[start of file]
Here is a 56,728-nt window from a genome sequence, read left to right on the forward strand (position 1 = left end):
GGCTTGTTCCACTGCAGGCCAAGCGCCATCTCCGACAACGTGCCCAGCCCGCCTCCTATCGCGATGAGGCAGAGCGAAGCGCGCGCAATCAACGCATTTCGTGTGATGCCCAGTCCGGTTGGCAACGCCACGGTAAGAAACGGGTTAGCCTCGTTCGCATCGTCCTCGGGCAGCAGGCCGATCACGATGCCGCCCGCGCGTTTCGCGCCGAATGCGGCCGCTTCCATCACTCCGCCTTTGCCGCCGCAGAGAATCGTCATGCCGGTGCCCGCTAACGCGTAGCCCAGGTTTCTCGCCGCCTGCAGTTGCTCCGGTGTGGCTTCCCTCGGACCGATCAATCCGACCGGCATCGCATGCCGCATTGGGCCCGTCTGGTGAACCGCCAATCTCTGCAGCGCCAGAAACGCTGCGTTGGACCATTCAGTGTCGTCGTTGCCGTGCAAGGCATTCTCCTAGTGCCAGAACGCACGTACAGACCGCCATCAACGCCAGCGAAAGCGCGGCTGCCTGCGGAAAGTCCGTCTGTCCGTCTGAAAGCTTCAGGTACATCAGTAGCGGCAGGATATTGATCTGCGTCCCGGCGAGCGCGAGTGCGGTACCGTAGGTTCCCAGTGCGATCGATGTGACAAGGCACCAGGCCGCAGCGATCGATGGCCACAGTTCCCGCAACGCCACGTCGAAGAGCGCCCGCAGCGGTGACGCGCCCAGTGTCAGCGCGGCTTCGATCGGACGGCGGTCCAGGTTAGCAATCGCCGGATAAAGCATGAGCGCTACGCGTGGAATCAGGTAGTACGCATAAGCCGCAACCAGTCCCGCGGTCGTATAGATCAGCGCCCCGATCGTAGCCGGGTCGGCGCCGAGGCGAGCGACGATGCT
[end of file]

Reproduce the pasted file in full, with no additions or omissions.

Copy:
Here is a 56,728-nt window from a genome sequence, read left to right on the forward strand (position 1 = left end):
GGCTTGTTCCACTGCAGGCCAAGCGCCATCTCCGACAACGTGCCCAGCCCGCCTCCTATCGCGATGAGGCAGAGCGAAGCGCGCGCAATCAACGCATTTCGTGTGATGCCCAGTCCGGTTGGCAACGCCACGGTAAGAAACGGGTTAGCCTCGTTCGCATCGTCCTCGGGCAGCAGGCCGATCACGATGCCGCCCGCGCGTTTCGCGCCGAATGCGGCCGCTTCCATCACTCCGCCTTTGCCGCCGCAGAGAATCGTCATGCCGGTGCCCGCTAACGCGTAGCCCAGGTTTCTCGCCGCCTGCAGTTGCTCCGGTGTGGCTTCCCTCGGACCGATCAATCCGACCGGCATCGCATGCCGCATTGGGCCCGTCTGGTGAACCGCCAATCTCTGCAGCGCCAGAAACGCTGCGTTGGACCATTCAGTGTCGTCGTTGCCGTGCAAGGCATTCTCCTAGTGCCAGAACGCACGTACAGACCGCCATCAACGCCAGCGAAAGCGCGGCTGCCTGCGGAAAGTCCGTCTGTCCGTCTGAAAGCTTCAGGTACATCAGTAGCGGCAGGATATTGATCTGCGTCCCGGCGAGCGCGAGTGCGGTACCGTAGGTTCCCAGTGCGATCGATGTGACAAGGCACCAGGCCGCAGCGATCGATGGCCACAGTTCCCGCAACGCCACGTCGAAGAGCGCCCGCAGCGGTGACGCGCCCAGTGTCAGCGCGGCTTCGATCGGACGGCGGTCCAGGTTAGCAATCGCCGGATAAAGCATGAGCGCTACGCGTGGAATCAGGTAGTACGCATAAGCCGCAACCAGTCCCGCGGTCGTATAGATCAGCGCCCCGATCGTAGCCGGGTCGGCGCCGAGGCGAGCGACGATGCT